DAILY CATHOLIC WEDNESDAY September 22, 1999 vol. 10, no. 180
NEWS & VIEWS
BISHOP OF TIMOR MEDIATES BETWEEN ARMY AND GUERRILLAS
Terrifying Testimony of Two Nuns Who Survived Massacre and exclusive interview with one nun
BACAU, SEP 20 (ZENIT).- The Church in Bacau is mediating between the army and the pro-independence guerrillas. At present, Bishop Basilio do Nascimiento, Apostolic Administrator of Bacau, is leading negotiations to free a commando kidnapped on September 7 by the Falintil guerrillas, the armed section of Timor's resistance. The Bishop, who has delegated the task to a priest, told the "Fides" news agency that the negotiations are well underway. He hopes the soldiers will be freed very soon.
In statements to Fides, Bishop do Nascimento did not give much importance to the wounds he suffered a few days ago when his residence was attacked by paramilitaries supporting East Timor's annexation to Indonesia. He also said that the presence of an international force will help eliminate the people's suspicions and fear. "What is most important is to regain confidence and guarantee public order," he said.
"The peace forces will help people return to their homes. It is important to control the militias that are wandering through West Timor. Although the people should not be threatened, the paramilitaries act like cowboys from the Far West: they shoot in the air and the terrified people, hide."
The Vatican has received testimonies from civilians and religious who were able to escape the massacres of the last few days. Two Sisters from the community of Jesus' Followers, who arrived in West Timor on September 16 from Sama (south of the Island), described scenes of horror to Fides.
"Many civilians have been killed. The bodies of victims were decapitated and hung from trees. The whole city of Sama has been destroyed by the military, who also destroyed buildings constructed by the government. The militias expelled the people and burnt their homes. There were many bodies in the streets. Instead of burying them, they burnt them, to eliminate proofs of the massacres." ZE99092004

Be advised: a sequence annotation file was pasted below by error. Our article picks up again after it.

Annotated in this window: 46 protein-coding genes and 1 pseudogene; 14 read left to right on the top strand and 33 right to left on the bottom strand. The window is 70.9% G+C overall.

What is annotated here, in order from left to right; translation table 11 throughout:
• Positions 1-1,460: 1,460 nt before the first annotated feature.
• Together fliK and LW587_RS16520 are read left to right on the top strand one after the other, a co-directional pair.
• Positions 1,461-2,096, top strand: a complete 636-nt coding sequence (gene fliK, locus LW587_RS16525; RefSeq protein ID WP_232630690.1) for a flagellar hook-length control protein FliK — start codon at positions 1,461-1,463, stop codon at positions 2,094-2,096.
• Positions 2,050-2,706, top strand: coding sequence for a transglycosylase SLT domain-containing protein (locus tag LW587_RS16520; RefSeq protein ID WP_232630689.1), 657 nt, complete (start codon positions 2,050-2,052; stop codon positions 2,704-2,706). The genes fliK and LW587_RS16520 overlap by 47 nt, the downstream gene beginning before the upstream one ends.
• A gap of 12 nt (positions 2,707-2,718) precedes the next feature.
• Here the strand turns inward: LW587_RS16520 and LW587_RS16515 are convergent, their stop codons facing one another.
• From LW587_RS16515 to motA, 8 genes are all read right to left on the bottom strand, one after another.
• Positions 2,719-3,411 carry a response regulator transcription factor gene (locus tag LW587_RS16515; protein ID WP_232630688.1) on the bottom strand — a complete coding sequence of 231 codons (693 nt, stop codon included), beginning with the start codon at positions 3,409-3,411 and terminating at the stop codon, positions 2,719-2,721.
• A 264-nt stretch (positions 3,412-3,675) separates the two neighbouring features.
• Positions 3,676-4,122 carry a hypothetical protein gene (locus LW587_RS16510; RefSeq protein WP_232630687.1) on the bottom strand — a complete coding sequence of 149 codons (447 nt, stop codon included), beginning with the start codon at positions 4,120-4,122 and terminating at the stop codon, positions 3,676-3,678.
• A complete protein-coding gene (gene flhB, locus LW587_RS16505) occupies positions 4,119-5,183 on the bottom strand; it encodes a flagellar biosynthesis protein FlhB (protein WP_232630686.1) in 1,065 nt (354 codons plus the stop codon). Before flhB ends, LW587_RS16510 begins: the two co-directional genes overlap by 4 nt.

Meanwhile, a Salesian Missionary nun from Dili told of the situation that "many militiamen kill for only a few rupees." The first contingents of the U.N. peace force are already being deployed in East Timor. They could encounter resistance from armed militias opposed to the country's independence. In the midst of uncertainty, Catholic missionaries continue to work and help the people. Sister Paola Bataglini, an Italian missionary, has stayed in the country to help mothers and children. In a telephone interview with the Italian newspaper "Avvenire," she commented on the situation in Dili, where she works with six other Salesian Sisters, in what was formerly a convent and at present has been turned into a shelter.
SISTER PAOLA BATAGLINI: We have given refuge to some one hundred mothers and their children, some of them very young. Today things are a little better. Last night there was no shooting. We now also have military guarding our house. But they do not let us go out.
Q- Are you being protected or are you prisoners?
SISTER BATAGLINI: We are both protected 'and' prisoners. Yesterday two men from the Red Cross were here to make note of what is needed. They asked if they could stay to sleep. Dili has been completely destroyed. We prepared rooms for them, but the soldiers made them leave.
Q- You are really prisoners then?